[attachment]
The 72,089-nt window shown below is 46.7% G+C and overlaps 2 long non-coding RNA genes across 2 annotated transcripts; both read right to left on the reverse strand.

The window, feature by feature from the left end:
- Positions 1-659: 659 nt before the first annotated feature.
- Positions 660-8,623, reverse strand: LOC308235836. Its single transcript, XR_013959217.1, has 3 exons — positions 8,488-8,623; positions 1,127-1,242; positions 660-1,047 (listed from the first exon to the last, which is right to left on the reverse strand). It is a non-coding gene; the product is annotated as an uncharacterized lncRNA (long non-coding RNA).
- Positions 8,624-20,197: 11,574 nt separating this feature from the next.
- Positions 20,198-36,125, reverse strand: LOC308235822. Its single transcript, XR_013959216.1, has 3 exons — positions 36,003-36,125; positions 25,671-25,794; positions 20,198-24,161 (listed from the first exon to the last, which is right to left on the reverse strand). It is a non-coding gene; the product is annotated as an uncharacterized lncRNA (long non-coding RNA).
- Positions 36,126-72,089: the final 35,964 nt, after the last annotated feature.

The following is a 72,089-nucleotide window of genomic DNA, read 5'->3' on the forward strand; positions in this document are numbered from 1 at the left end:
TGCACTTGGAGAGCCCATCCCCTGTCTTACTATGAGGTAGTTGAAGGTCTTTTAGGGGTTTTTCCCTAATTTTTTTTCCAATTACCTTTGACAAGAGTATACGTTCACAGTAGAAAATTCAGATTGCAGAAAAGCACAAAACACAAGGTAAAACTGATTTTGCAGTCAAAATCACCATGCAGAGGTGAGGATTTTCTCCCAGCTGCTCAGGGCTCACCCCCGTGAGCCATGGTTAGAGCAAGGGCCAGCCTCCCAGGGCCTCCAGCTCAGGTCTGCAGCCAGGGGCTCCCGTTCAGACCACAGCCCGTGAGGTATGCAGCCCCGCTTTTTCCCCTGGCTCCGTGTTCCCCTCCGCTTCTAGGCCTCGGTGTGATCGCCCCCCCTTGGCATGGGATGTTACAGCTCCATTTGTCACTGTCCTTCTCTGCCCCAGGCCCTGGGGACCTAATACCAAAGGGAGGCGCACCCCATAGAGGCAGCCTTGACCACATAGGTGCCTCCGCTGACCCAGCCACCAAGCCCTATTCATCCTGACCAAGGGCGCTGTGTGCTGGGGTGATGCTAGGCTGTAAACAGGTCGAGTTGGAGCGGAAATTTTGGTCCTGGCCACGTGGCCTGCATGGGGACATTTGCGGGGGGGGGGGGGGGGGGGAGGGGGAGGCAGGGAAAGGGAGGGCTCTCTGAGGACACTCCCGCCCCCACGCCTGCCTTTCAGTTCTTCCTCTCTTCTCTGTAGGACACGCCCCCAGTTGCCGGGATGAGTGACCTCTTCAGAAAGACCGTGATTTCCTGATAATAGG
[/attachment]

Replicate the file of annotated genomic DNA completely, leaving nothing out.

The 72,089-nt window shown below is 46.7% G+C and overlaps 2 long non-coding RNA genes across 2 annotated transcripts; both read right to left on the reverse strand.

The window, feature by feature from the left end:
- Positions 1-659: 659 nt before the first annotated feature.
- Positions 660-8,623, reverse strand: LOC308235836. Its single transcript, XR_013959217.1, has 3 exons — positions 8,488-8,623; positions 1,127-1,242; positions 660-1,047 (listed from the first exon to the last, which is right to left on the reverse strand). It is a non-coding gene; the product is annotated as an uncharacterized lncRNA (long non-coding RNA).
- Positions 8,624-20,197: 11,574 nt separating this feature from the next.
- Positions 20,198-36,125, reverse strand: LOC308235822. Its single transcript, XR_013959216.1, has 3 exons — positions 36,003-36,125; positions 25,671-25,794; positions 20,198-24,161 (listed from the first exon to the last, which is right to left on the reverse strand). It is a non-coding gene; the product is annotated as an uncharacterized lncRNA (long non-coding RNA).
- Positions 36,126-72,089: the final 35,964 nt, after the last annotated feature.

The following is a 72,089-nucleotide window of genomic DNA, read 5'->3' on the forward strand; positions in this document are numbered from 1 at the left end:
TGCACTTGGAGAGCCCATCCCCTGTCTTACTATGAGGTAGTTGAAGGTCTTTTAGGGGTTTTTCCCTAATTTTTTTTCCAATTACCTTTGACAAGAGTATACGTTCACAGTAGAAAATTCAGATTGCAGAAAAGCACAAAACACAAGGTAAAACTGATTTTGCAGTCAAAATCACCATGCAGAGGTGAGGATTTTCTCCCAGCTGCTCAGGGCTCACCCCCGTGAGCCATGGTTAGAGCAAGGGCCAGCCTCCCAGGGCCTCCAGCTCAGGTCTGCAGCCAGGGGCTCCCGTTCAGACCACAGCCCGTGAGGTATGCAGCCCCGCTTTTTCCCCTGGCTCCGTGTTCCCCTCCGCTTCTAGGCCTCGGTGTGATCGCCCCCCCTTGGCATGGGATGTTACAGCTCCATTTGTCACTGTCCTTCTCTGCCCCAGGCCCTGGGGACCTAATACCAAAGGGAGGCGCACCCCATAGAGGCAGCCTTGACCACATAGGTGCCTCCGCTGACCCAGCCACCAAGCCCTATTCATCCTGACCAAGGGCGCTGTGTGCTGGGGTGATGCTAGGCTGTAAACAGGTCGAGTTGGAGCGGAAATTTTGGTCCTGGCCACGTGGCCTGCATGGGGACATTTGCGGGGGGGGGGGGGGGGGGGAGGGGGAGGCAGGGAAAGGGAGGGCTCTCTGAGGACACTCCCGCCCCCACGCCTGCCTTTCAGTTCTTCCTCTCTTCTCTGTAGGACACGCCCCCAGTTGCCGGGATGAGTGACCTCTTCAGAAAGACCGTGATTTCCTGATAATAGG